Assaulting children

Assaulting children

By Greg McIvor, foreign correspondent


Gothenburg, February 1993


This article was previously published in The Jamaica Daily Gleaner and in several English language newspapers around the world, on February 8, 1993.

It is reproduced her with the kind consent of the author.




Parents fined or jailed for smacking their children are appealing to the European Court of Human Rights to overturn Sweden's ban on corporal punishment at home.

Sweden was the first country in the world to remove parent's rights to discipline their offspring physically. A 1977 law banned corporal punishment at home or any "humiliating treatment" which included ordering children to stay in their bedrooms.

The other Nordic countries now have similar laws and Germany is considering legislation. However, there is a growing backlash in Sweden following a series of apparent injustices where parents who have smacked a child on isolated occasion have been convicted for assault.


For the last 20 years Lars Carlsson had been a foster parent to socially and mentally disturbed children, often with criminal backgrounds

Last year he was forced to restrain one of them, a 17-year-old girl, from vandalising the house. She attacked him with a knife and Carlsson was forced to hold her down until she relented.

The girl complained of ill-treatment and despite the absence of bruising, her version of events was accepted in court. Carlsson was sentenced to four months' imprisonment for assault.

"I have been suspended from my job and my reputation is ruined," he said. I have been helping the worst children in our society for 20 years and this is my reward."

He said he always tried to reason with his foster children when they became unruly but he occasionally had to intervene physically to prevent serious violence.  

Carlsson's is not an isolated case. Ruby Harrold-Claesson, a Jamaican-born lawyer in Gothenburg, has compiled a dossier of a dozen cases where parents have been fined or jailed for assaulting their children


Exercise control
She believes there have been hundreds of similar cases since 1977 and hopes the European court of Human Rights will declare the law an infringement of a parent's right to exercise control over its child.


"Parents are now afraid that their children might report them," she said. The law treats children like dolls to be wrapped up and treated with care.'

She said it was normal practice for schools frequently to remind children that they should tell their teachers if they were smacked at home.

“That is the sort of thing you associate with Communism”, said Harrold-Claesson. “It is a wonderful thought that you can just sit down with a persistently naughty child and sort things out, but sometimes you need corrective measures"

One case currently in the headlines features a police superintendent in northern Sweden who was heavily fined after allegedly striking his 15-year-old daughter on the backside with a carpet beater.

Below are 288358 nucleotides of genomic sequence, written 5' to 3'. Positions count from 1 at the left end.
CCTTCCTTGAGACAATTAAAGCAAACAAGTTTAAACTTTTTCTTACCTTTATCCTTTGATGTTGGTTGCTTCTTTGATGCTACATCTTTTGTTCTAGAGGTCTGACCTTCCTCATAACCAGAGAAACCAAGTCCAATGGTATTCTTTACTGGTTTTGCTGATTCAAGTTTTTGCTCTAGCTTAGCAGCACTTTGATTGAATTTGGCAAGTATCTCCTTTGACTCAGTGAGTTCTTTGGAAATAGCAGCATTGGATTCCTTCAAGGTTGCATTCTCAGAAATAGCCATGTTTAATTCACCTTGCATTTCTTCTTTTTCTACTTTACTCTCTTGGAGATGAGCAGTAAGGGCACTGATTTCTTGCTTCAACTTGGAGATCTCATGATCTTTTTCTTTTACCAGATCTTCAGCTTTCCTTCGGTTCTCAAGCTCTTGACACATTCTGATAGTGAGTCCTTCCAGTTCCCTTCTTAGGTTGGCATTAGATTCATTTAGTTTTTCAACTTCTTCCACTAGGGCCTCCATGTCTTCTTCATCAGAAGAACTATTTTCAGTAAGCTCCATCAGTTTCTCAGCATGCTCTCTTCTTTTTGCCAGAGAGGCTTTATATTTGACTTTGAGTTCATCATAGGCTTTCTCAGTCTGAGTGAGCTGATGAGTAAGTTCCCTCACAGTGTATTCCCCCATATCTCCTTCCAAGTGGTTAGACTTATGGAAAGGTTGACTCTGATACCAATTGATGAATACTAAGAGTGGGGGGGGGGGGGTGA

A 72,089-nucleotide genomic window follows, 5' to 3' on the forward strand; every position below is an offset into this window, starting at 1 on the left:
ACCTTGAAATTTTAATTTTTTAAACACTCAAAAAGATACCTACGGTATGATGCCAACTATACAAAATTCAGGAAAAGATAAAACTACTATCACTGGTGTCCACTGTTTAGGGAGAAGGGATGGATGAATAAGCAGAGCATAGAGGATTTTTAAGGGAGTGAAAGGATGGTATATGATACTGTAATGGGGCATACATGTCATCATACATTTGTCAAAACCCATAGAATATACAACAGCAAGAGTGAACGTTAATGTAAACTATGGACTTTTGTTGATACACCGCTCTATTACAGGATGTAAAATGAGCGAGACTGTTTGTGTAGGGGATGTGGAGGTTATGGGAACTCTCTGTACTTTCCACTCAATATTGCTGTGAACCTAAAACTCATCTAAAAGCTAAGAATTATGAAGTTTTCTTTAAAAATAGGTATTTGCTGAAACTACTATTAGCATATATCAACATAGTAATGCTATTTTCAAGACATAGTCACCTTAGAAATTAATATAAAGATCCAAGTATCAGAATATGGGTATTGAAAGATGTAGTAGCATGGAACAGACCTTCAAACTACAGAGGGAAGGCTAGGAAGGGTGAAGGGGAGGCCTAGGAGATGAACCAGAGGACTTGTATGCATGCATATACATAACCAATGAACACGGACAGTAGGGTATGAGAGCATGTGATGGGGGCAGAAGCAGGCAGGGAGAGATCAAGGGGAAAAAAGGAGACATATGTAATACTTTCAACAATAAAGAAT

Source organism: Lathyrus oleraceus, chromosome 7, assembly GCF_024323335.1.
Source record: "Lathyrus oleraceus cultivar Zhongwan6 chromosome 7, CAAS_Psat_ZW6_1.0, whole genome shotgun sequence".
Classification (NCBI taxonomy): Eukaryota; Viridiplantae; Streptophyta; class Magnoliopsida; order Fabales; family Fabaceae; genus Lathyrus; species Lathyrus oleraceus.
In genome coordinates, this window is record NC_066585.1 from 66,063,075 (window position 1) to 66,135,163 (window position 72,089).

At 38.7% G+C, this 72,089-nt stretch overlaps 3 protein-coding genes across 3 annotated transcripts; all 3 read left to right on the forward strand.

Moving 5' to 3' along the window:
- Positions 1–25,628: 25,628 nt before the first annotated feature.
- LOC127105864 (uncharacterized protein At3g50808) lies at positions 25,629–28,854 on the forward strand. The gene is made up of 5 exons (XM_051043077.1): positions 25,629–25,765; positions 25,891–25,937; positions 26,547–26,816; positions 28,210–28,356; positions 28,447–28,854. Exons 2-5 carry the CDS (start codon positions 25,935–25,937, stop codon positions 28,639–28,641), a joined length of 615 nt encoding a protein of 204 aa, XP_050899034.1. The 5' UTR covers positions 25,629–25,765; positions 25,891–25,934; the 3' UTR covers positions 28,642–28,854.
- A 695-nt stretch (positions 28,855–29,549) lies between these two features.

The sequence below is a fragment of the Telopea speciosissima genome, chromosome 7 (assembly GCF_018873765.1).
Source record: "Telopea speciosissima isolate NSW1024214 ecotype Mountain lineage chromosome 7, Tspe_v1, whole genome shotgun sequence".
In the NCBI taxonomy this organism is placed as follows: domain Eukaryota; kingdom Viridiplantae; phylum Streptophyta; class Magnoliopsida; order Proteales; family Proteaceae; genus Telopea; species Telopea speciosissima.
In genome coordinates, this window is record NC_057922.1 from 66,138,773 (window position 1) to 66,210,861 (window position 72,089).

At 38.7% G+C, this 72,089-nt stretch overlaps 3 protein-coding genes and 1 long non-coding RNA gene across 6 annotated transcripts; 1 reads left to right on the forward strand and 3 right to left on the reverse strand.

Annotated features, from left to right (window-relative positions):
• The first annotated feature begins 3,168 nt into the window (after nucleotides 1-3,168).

The alleged assault occurred after the daughter pushed her handicapped mother down the stairs following an argument. The girl consulted the school nurse and the case ended up with the social authorities which pressed charges against the police officer against the daughter's wishes.


The officer said: “These proceedings are like the witch hunts of the 15th century.” He added: “The law equates an occasional smack with assault but the children are the ones who lose out because the whole family is dragged in.”

Anna Christensen, Professor of Civil Law at Lund University said courts were too quick to believe a child's word against the parents. There are cases where the accused is found guilty on the basis of evidence which would not be strong enough in other types of cases," she said.

Rune Torwald, a former centre party politician who was one of a handful of MPs to vote against the 1977 law, said it encourages indiscipline.

"We have got to the crazy point where there is a general insecurity among parents about disciplining their children" he said.

Maj-Lis Lööw. the Social Democratic Party's spokeswoman on social affairs, said it was hard to determine where spanking became assault and therefore a general ban on hitting children was necessary.

"Changing the law is not up for discussion," she said. “If you assault someone, whether an adult or child, it is not acceptable. It doesn't matter if you hit your child once or 10 times, it is still assault."

Children's groups are firmly behind the law as it stands. “People no longer accept the use of violence in the home," said Lisa Hellström of Save The Children. “A child must have the same rights not to be assaulted as an adult.”

Louise Sylvander of the Organisation Children's Rights in Society, said: “there is never a reason to hit a child. Discipline is not achieved by violence"



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